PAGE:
Bonn The popular Bonn kiosk of the late Helga Karsten will now be placed in the Open Air Museum in Kommern. This Wednesday it was removed from its location on Meckenheimer Allee.
Josef Mangold, the director of the open-air museum in Kommern, had a few seconds of shock on Wednesday morning. At first there was an ominous creaking and clattering, but then the old kiosk, not far from the State Museum in Bonn, floated gently and silently onto the trailer of the heavy transporter. For almost 40 years, Helga Karsten sold newspapers, magazines and cigarettes from her colourfully decorated shack on Meckenheimer Allee. Since her sudden death in May, however, the shack has been closed. On Tuesday, "Helgas Büdchen" therefore moved to the open-air museum. In Kommern, the kiosk will stand next to the milk bar from Brühl and the sausage stand from the Cologne crime scene on the "Marktplatz Rheinland“.
However, the dismantling was not quite as easy as expected. Before Thorsten Strick and crane operator Sergey Roor could hook up the painted and stickered hut, the power supply had to be cut and a permanently installed cigarette machine removed. But even then things did not go smoothly. "A surprise," exclaimed Strick as he removed the metal skirts from the substructure.
For apparently a discarded caravan had simply been converted decades ago for the kiosk. "Never mind," Strick contemplated the construction. "We have also transported the Bundesbüdchen safely. We can do it this time too," the two men nodded to each other. No sooner said than done: the lifting ropes were attached and anchored. Now a sure instinct was needed. Centimetre by centimetre, the crane carefully pulled before the construction finally detached itself from the ground. Then it was finally done: after two hours of preparatory work, the Büdchen floated onto the truck and drove away in the direction of Kommern.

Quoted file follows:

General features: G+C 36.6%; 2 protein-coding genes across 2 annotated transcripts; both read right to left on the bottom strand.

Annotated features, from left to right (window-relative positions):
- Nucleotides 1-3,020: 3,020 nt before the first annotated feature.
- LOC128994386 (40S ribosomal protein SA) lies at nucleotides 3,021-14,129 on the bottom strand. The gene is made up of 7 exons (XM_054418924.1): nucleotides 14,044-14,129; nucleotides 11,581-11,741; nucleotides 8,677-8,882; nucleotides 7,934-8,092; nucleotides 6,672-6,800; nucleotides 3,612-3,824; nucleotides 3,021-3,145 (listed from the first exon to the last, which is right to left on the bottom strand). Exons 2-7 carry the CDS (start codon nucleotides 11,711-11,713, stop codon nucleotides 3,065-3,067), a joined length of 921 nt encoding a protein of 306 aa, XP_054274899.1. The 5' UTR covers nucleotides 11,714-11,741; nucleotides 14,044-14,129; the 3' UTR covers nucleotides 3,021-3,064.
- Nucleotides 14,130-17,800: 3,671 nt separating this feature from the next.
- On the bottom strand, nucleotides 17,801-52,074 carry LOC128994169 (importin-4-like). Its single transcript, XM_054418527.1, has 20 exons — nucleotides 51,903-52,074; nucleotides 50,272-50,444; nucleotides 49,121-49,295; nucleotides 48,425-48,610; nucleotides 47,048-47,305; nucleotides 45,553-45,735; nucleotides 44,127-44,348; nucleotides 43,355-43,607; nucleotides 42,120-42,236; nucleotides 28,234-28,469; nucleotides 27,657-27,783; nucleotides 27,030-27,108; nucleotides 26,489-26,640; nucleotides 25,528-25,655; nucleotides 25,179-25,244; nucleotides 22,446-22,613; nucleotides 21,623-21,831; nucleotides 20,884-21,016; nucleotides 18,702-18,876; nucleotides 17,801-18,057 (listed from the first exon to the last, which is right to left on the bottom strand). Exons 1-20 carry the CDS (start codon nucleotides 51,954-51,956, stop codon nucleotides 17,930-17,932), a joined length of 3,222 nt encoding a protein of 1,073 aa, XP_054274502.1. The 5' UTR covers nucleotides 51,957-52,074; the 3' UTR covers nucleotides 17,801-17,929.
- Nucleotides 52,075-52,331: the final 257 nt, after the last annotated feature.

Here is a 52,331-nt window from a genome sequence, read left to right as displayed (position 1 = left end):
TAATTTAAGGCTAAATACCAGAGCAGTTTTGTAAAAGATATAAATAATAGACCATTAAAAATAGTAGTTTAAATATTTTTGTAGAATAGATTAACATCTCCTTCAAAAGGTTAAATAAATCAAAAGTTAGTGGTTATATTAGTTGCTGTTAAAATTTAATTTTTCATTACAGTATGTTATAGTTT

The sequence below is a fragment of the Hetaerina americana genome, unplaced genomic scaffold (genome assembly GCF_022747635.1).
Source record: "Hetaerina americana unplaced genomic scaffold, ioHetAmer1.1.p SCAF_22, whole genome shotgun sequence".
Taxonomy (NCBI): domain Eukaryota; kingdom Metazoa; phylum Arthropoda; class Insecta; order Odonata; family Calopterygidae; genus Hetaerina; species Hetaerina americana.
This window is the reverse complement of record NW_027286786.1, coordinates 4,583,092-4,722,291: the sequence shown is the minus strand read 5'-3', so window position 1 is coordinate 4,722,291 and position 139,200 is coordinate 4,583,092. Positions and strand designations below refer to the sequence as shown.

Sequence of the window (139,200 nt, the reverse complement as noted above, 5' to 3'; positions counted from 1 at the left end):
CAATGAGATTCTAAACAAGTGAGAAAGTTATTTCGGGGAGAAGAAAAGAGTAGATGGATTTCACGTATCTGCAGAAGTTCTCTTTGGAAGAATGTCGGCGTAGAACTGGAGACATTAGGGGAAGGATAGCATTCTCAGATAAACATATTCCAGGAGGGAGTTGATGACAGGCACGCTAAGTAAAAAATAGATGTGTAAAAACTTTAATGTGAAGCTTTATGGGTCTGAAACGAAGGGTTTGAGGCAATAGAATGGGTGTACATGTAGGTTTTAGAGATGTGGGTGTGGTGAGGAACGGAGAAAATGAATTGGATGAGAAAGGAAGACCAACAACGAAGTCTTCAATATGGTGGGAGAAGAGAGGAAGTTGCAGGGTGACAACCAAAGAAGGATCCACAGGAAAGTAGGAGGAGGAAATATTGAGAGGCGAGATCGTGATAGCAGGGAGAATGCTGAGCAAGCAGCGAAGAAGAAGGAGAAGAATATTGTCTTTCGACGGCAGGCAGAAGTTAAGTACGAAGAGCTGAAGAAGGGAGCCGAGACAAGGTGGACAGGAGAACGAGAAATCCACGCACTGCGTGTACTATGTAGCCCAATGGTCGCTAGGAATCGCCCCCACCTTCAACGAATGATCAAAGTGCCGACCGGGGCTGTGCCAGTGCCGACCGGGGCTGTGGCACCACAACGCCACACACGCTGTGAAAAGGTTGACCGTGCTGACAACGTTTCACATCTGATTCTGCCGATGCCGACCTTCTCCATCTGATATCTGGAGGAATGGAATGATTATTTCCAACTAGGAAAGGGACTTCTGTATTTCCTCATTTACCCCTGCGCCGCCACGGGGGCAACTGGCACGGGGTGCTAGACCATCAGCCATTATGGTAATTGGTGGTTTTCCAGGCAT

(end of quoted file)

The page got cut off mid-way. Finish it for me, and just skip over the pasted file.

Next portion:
The Büdchen is examined by conservators
As soon as the jewel from Bonn has arrived in the Eifel, it will first be documented in the museum depot and examined by the conservators. Only then will it be carefully restored. Above all, the rust damage must be removed. "It is important to us that the charm is preserved," says museum director Mangold, pleased with the new acquisition. "This is really a great document of the post-war period from the region." He is also pleased that all the newspapers from the day of the former operator's death are still preserved. For these will once again be on display in Kommern.
For the neighbours in the neighbourhood of Meckenheimer Allee, Colmantstraße and Quantiusstraße, "Helgas Büdchen" was more than a stall selling newspapers, cigarettes and sweets. "These eight square metres were an institution, a social meeting place," remembers Bernd Martinius. "You went to Helga's and always met someone you knew." How popular the businesswoman was is also shown by the fact that until Wednesday, fresh flowers and candles were always placed in front of the kiosk. It was a matter of honour for the neighbours to bid farewell to "Helgas Büdchen" together and to watch the spectacle together.
For Herbert Conzen, Helga Karsten's nephew, it was also not easy to see the sales trolley being dismantled. "But I am really happy that the stall is being preserved as a document of the times. My aunt would have been very happy about that. It's not gone from us, it just moved," he said with satisfaction, glancing after the truck as it left. However, he and the neighbours in the neighbourhood already agree: "We will all travel to Kommern to see where Helga's Büdchen is," Martinius plans. (Original text: Gabriele Immenkeppel / Translation: Mareike Graepel)